san-gimignano-550.jpg

So it is with BTL. It is not only an investment, but a physical manifestation of the owner's wealth, status and self worth. To sell a BTL would be akin to a wealthy medieval Tuscan knocking down one of his towers - an admission of failure and a fall from grace.

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She was whining on Your and Yours again today, in response to critical emails from listeners suggesting she sells a property. Selling a BTL is no use because it would take 2-6 months to release the cash, and then the clincher: she may end up owing tax to Revenue and Customs. It wasn't made entirely clear but I think she's in negative equity.

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This new wave of pseudo-entrepreneur are all for bragging about how many investment properties they own during the good times. What happens now? Greed is catching up with these people and it's about time. They have no business acumen and have only the market inertia to thank for keeping their heads above water. If you want to play monopoly properly it's best to have a business plan that includes some sort of contingency. Amateur muppet. It would make me laugh if she loses the lot and has to rent off another greedy amateur BTL.

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This story being run by the BBC is bad. She does sound like a fool and hardly an average joe.

With regards to the towers, I bet the richest family of all didn't even build a tower. Just enjoyed their wealth.

And slightly off topic I know but I wondered, if BTL landlords are the scourge that have single handedly driven house prices up to unaffordable levels, who drove the pre 1988 market?

Although BTL has been the buzz word for the first decade of this century, landlords alone cannot be blamed for the rise in prices.

What can be blamed, as was the case pre 1988, is the greed of the masses. Not just BTL, everyone.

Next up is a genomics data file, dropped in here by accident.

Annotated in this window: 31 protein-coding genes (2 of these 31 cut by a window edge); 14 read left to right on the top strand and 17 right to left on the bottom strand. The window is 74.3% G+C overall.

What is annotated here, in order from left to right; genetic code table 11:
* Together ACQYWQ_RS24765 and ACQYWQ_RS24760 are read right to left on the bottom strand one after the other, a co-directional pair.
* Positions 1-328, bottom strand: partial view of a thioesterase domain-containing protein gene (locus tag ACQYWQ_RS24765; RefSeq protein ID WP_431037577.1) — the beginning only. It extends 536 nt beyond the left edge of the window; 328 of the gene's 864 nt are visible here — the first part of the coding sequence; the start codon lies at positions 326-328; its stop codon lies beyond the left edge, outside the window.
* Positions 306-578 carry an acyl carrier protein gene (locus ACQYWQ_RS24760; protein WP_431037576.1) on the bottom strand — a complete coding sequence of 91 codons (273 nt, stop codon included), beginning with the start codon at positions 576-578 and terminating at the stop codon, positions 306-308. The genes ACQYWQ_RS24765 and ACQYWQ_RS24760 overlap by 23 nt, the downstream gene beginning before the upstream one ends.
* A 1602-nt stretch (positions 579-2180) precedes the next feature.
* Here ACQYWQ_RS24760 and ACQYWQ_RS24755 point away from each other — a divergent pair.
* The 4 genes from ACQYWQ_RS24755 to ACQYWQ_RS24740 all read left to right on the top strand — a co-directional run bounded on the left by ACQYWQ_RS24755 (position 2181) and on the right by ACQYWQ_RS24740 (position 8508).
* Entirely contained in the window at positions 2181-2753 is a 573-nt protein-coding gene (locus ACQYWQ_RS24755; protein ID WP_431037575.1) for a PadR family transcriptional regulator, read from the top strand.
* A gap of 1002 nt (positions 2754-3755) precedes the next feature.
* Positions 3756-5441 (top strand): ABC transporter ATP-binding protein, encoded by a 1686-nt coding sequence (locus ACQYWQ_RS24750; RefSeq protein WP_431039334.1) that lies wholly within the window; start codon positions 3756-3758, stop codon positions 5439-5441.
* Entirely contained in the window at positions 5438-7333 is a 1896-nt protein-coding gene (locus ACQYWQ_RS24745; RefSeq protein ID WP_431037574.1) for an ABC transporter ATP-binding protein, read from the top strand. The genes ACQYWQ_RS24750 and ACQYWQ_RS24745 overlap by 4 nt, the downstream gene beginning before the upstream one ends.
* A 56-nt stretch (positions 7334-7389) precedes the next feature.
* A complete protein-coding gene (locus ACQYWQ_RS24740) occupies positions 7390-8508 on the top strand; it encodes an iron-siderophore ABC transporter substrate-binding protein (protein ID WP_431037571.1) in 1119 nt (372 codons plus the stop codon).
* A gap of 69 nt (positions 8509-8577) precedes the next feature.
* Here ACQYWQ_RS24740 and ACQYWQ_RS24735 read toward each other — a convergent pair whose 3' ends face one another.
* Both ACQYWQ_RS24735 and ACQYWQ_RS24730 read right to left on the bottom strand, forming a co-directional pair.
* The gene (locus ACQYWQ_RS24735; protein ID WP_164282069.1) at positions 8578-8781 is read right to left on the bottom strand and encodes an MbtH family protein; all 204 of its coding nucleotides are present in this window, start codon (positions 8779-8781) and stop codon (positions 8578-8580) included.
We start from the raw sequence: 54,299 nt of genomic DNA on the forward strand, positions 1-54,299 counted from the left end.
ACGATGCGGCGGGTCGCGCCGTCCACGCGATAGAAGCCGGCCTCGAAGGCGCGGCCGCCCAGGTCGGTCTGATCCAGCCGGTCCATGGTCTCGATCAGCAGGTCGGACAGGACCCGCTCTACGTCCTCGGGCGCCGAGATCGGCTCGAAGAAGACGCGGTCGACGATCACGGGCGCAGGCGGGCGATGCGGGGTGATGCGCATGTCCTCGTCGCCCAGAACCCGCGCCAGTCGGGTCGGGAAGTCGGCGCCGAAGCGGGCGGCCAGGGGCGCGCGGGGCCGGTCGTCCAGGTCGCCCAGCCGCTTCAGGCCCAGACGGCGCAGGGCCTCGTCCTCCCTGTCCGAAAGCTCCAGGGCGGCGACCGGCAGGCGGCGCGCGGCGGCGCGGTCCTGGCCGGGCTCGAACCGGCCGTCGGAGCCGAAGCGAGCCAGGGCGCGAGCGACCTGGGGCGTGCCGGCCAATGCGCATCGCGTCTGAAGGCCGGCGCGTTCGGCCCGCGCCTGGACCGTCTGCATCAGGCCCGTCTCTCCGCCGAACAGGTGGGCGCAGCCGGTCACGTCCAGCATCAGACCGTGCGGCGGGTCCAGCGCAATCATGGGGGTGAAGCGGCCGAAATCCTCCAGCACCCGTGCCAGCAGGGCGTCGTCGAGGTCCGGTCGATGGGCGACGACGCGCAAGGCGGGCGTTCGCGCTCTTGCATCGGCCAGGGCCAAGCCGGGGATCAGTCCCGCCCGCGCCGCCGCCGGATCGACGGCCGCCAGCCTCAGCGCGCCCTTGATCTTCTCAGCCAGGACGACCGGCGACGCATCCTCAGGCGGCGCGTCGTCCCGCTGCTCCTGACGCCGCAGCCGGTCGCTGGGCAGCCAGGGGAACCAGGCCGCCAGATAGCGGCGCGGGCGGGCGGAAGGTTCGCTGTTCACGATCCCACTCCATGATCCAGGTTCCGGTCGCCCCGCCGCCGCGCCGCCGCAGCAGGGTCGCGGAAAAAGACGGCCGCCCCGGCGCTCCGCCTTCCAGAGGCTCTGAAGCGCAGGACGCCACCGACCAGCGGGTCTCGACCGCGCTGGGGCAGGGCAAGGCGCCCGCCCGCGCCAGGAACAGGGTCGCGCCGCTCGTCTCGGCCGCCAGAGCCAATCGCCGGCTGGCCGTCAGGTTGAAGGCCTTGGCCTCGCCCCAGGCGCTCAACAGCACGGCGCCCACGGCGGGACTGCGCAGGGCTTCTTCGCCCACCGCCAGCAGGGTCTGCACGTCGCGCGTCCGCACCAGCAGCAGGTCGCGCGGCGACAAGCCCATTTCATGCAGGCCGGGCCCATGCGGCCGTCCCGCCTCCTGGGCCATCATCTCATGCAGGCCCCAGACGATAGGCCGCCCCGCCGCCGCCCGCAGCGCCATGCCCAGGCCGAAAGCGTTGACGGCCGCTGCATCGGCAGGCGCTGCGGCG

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Speak for yourself you stupid cow.

Not everyone who is in debt is stupid. Don't tar all those who have debts with those who insist on buying new cars and playing "Keeping Up With The Jones". I'm slightly in debt (excluding a mortgage, it's three figures) for a multitude of reasons, but a major one is that we've just had a baby and job openings for mothers are quite small and not necessarily very well paid. My one income keeps three people alive.

Unless you've paid off your mortgage you are a debtor. If you have paid off your mortgage you are either lucky, incredibly prudent, probably quite old (and thus bought a house that is, comparitively, incredibly cheap compared to the current market) - or you've inherited money. It's a fact of life that almost everyone will be in debt at some point.

A big factor in debt is the fact that employers will pay the bare minimum they can to stop you quitting, yet charge you as much as they can without losing business.

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  • 301 Brexit, House prices and Summer 2020

    1. 1. Including the effects Brexit, where do you think average UK house prices will be relative to now in June 2020?


      • down 5% +
      • down 2.5%
      • Even
      • up 2.5%
      • up 5%